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Arthritis, the diagnosis


To diagnose arthritis, your doctor will conduct a thorough history and physical examination to determine the affected joints. The presence of pain and stiffness in one or a few joints is the key to the diagnosis of osteoarthritis (OA). OA can be a clue to the presence of lumps that appear at the end of the bone and joints of the middle fingers. Arthritic joints are painful if moved to extremes and can be thicker than normal. If joint pain involves both sides of the body, a diagnosis of rheumatoid arthritis (RA) is more probable, and laboratory tests will be done to confirm the diagnosis. Special blood tests to detect a special antibody called rheumatoid factor (RF) can help confirm the presence of rheumatoid arthritis. Other blood tests may be used to detect the presence of other types of arthritis such as gout, lupus or rheumatoid spondylitis. X-rays can show bone spurs with osteoarthritis of the joints and can also be used to follow the progression of arthritis over time.


Treat and prevent arthritis

Unfortunately, there is no cure for most forms of arthritis. The goal of treatment is to reduce the symptoms of pain and inflammation with the help of exercise programs, physical therapy and medications. There are things you can do today to avoid the possibility of OA later in life. For example, keeping your weight under control may help to reduce stress on joints. Recent studies have shown that a weight gain of only 10 to 20 pounds more in adulthood increases the wear of the cartilage cushion in the joints and can lead to serious joint damage in the long run. Avoiding repetitive movements for long periods can help, but if repetitive movements are part of a work or leisure activities, proper training is important. If someone has a traumatic injury, they need medical care and rehabilitation to avoid further damage. Talk to a doctor about the proper use of ice, rest, heating pads, hot water bottles, and hot baths for the treatment of any injuries. Exercise programs to maintain muscle tone are useful for managing OA. These may include specific exercises prescribed by your doctor or physical therapist to strengthen muscles and improve range of motion. Walking is an excellent form of therapy for arthritis in the knees. In some cases, joint pain due to OA is often relieved by rest. Drugs for OA include a wide range of painkillers and anti-inflammatory drugs. * Paracetamol is generally a good choice for long-term use. If acetaminophen is not effective or if the inflammation is present, acetylsalicylic acid (ASA) or other nonsteroidal anti-inflammatory drugs (NSAIDs) such as ibuprofen, naproxen and diclofenac can be recommended. Paracetamol and some forms of ASA and NSAIDs are available without a prescription, but always check with a physician or pharmacist before taking any of these drugs. Prescription painkillers such as morphine and oxycodone can help people who experience periods of acute pain. If other options have failed, local injections of corticosteroids into the affected joints are another treatment option. For severe cases, surgery such as hip or knee replacement may be necessary.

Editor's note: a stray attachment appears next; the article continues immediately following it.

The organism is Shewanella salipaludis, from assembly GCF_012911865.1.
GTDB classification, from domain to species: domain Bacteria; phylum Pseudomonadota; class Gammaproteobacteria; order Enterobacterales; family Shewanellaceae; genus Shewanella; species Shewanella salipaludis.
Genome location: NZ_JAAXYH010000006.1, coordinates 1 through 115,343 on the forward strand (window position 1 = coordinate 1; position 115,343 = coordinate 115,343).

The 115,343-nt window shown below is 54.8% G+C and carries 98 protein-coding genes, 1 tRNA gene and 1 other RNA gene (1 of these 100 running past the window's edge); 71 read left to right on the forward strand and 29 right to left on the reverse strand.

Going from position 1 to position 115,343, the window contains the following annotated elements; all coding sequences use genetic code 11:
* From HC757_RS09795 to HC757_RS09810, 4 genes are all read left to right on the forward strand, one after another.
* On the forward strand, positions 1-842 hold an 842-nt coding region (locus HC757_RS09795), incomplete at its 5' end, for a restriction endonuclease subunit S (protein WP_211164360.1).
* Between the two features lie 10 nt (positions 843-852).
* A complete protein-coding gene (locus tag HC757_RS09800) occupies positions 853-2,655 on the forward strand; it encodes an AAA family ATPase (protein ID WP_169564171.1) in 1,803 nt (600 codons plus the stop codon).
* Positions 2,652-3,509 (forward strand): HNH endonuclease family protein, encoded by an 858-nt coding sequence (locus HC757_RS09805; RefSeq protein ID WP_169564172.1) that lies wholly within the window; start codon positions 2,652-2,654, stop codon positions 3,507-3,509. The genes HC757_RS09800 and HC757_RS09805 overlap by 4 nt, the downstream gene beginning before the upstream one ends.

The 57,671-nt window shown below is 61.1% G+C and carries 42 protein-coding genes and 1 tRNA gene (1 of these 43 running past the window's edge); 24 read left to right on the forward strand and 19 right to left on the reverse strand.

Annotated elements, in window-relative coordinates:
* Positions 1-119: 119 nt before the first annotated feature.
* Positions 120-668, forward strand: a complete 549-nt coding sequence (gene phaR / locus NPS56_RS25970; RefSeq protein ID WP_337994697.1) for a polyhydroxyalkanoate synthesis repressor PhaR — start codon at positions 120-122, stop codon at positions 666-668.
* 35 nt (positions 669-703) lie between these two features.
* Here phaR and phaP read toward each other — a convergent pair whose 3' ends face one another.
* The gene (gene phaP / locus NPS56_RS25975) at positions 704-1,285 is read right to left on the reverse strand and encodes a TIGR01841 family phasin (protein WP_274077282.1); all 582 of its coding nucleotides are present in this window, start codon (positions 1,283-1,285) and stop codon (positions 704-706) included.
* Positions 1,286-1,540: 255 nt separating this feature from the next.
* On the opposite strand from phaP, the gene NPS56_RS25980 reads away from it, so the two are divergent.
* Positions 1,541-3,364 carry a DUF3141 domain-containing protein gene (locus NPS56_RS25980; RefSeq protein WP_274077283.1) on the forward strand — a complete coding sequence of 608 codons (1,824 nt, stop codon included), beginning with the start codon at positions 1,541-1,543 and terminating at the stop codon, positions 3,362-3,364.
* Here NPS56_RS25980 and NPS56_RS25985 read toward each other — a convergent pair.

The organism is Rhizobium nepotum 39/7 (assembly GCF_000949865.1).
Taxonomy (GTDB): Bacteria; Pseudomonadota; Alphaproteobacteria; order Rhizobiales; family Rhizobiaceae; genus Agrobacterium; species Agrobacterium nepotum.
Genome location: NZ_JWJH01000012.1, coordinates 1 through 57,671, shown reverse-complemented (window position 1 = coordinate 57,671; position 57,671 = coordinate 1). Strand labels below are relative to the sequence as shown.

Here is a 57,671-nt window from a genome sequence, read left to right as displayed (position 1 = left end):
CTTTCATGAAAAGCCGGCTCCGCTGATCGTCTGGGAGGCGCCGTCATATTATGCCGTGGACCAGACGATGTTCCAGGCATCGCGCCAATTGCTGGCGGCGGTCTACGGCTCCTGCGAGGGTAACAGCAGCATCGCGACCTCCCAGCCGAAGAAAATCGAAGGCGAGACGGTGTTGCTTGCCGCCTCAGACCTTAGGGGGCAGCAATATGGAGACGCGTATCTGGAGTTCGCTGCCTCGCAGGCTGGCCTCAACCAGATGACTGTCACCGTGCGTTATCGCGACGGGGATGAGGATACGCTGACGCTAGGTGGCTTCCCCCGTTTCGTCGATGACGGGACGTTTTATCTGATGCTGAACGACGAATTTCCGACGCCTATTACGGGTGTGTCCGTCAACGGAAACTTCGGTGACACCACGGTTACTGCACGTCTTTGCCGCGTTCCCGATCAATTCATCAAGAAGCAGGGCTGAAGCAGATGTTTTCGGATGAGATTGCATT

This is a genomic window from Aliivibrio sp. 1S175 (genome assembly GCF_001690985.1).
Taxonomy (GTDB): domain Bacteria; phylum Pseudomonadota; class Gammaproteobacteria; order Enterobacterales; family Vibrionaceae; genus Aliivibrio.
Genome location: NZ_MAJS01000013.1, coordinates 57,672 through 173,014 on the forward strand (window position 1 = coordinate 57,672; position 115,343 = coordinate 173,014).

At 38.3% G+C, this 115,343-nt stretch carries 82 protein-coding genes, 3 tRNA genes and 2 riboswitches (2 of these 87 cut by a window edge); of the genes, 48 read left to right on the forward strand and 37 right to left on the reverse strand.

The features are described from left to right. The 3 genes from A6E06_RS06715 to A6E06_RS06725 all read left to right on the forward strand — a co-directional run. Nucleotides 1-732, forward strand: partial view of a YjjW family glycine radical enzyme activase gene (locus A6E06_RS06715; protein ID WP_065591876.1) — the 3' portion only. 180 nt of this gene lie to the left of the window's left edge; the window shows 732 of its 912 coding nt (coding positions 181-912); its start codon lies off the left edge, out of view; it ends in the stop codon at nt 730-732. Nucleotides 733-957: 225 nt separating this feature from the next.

Source: http://bodyandhealth.canada.com/